Rakers Week 3 – The Evolution of an Idea

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There is a question at the heart of Rakers that I won’t spoil here and that, frankly, doesn’t get explicitly answered in the novel. I’m not sure I want to definitively answer it in the series as a whole either, because some queries don’t have clearcut choices.

When I started thinking about the book, this question did not exist in my mind. It did not emerge fully-formed after my morning coffee as something that needed a story to build around. Rather, as I began tinkering with the parts that would become Rakers, the question solidified and became the defining backbone for the story as a whole.

This morphing causes as many problems as it solves.

I think it’s easier to write with a guiding idea, with some central theory that the story is seeking to explore. A question you’re trying to answer or at least poke at with the story. The action provides a bit of narrative focus and allows you to corral characters that might otherwise turn into caricatures or, perhaps worse, become flat because there doesn’t appear to be a reason for them to keep doing what they’re doing outside of “plot”. However, when an idea comes to inform a story organically, you can find yourself scrambling to fix parts that no longer jive with the “vision” for the tale.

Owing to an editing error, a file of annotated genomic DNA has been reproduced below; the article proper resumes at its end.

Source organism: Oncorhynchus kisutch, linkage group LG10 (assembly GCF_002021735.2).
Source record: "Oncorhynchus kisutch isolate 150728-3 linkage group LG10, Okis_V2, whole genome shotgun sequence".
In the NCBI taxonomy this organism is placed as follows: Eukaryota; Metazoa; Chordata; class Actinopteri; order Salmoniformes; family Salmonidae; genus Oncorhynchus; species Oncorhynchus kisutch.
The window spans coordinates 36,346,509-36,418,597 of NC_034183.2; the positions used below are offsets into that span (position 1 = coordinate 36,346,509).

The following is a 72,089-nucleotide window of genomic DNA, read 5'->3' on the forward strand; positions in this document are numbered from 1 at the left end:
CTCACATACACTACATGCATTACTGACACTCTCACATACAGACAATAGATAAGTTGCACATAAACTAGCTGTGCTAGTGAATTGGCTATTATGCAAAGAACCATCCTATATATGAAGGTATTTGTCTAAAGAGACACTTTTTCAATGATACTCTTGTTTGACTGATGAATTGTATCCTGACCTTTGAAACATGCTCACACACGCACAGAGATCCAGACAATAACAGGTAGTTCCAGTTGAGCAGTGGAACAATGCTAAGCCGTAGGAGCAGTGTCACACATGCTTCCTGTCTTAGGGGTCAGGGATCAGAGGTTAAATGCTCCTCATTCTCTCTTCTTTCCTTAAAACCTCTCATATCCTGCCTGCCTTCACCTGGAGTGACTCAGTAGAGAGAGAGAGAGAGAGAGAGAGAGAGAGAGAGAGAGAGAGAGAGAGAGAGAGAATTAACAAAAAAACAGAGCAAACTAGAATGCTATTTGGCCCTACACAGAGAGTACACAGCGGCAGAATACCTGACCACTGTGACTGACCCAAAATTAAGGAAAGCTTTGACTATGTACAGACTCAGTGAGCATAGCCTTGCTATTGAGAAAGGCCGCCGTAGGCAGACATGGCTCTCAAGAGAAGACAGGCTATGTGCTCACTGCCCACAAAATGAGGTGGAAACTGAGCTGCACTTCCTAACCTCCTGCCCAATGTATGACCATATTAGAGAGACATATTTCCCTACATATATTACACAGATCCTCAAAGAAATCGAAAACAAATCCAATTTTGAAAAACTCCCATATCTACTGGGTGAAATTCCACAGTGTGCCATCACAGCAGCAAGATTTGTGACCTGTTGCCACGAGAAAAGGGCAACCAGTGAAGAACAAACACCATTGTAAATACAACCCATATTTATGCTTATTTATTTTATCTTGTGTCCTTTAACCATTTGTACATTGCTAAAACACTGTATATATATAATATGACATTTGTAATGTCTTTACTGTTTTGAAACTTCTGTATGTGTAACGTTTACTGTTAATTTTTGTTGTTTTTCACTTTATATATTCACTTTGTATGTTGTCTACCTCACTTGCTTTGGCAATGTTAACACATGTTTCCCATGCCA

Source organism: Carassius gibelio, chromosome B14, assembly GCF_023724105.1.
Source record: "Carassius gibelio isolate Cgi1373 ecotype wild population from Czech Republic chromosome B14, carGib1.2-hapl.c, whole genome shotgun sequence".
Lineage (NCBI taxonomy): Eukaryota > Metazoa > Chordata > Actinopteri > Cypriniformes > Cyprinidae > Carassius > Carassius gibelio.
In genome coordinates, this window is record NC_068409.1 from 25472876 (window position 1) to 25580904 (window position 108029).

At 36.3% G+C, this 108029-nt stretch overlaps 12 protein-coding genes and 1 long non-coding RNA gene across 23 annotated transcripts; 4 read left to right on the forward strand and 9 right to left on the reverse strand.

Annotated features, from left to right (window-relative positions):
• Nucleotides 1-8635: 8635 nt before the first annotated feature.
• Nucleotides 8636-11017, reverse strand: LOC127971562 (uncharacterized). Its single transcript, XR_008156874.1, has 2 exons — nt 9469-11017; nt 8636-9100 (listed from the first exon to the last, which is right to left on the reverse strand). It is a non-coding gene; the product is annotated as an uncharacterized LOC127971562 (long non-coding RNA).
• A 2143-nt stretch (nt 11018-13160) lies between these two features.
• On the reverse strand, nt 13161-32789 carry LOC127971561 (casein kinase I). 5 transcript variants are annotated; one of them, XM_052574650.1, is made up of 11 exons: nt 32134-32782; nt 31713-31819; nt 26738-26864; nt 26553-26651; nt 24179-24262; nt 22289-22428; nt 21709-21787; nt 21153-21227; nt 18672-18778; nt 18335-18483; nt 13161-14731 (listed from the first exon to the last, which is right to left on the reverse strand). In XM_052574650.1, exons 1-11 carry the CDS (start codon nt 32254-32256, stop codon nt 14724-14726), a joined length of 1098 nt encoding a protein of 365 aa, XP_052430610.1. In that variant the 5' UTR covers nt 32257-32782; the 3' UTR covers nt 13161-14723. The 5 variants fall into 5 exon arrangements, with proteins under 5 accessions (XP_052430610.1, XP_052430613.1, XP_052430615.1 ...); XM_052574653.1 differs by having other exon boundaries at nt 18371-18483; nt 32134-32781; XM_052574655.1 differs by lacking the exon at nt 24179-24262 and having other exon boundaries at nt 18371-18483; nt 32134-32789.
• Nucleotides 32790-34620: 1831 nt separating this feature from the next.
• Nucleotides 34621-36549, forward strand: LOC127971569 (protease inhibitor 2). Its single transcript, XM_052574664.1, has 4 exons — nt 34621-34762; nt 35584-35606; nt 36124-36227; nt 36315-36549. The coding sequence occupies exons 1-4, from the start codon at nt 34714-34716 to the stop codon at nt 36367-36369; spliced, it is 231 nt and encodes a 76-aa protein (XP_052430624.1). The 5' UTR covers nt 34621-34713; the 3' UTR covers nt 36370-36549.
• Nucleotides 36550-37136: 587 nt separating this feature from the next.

Take, for example, this villain: Jerry Fireball. He’s a manic wizard with a penchant for lighting things aflame when he’s bored or frustrated just because he can. As an antagonist, playing a set of heroes against this pyromaniac might be fun, but let’s look at Jerry’s motivations. If he’s simply set on burning the world down, then I think we can all agree that Jerry deserves to be quenched. If the guiding idea for your story is that, say, fire is bad, then writing a tale in which the burning punk gets his due comeuppance would be satisfying. I would hazard a guess, though, that Jerry wouldn’t go down as a particularly memorable villain.

Now, though, what happens if your idea isn’t just “kill the bad guy” but, instead, that fire and/or destruction breed the way for new life? Now, in your story where Jerry runs around wreaking havoc, you might feel compelled to introduce some other dimensions. Like, say, maybe Jerry’s fire is actually a way of bringing things back into another world that’s in serious jeopardy for one reason or another. That Jerry is the sole person able to, by burning objects in our world, bring support to the people trapped in this other place? Suddenly Jerry isn’t just a mindless monster, he’s deliberately choosing targets (bringing a mystery element to our heroes) and, when we find out the real reason these things are happening, Jerry has some potential to be sympathetic. The heroes may even find themselves trying to work with him in some way.

Of course, if you decide on this change of idea later in the writing process, adjusting plot beats and scenes to account for Jerry’s newfound motivations takes work. You’ve gotta massage that character. However, I think the end result is worth it. You’ll have a more memorable narrative, and (hopefully) you’ll have more fun writing it too. Which is what really matters, right?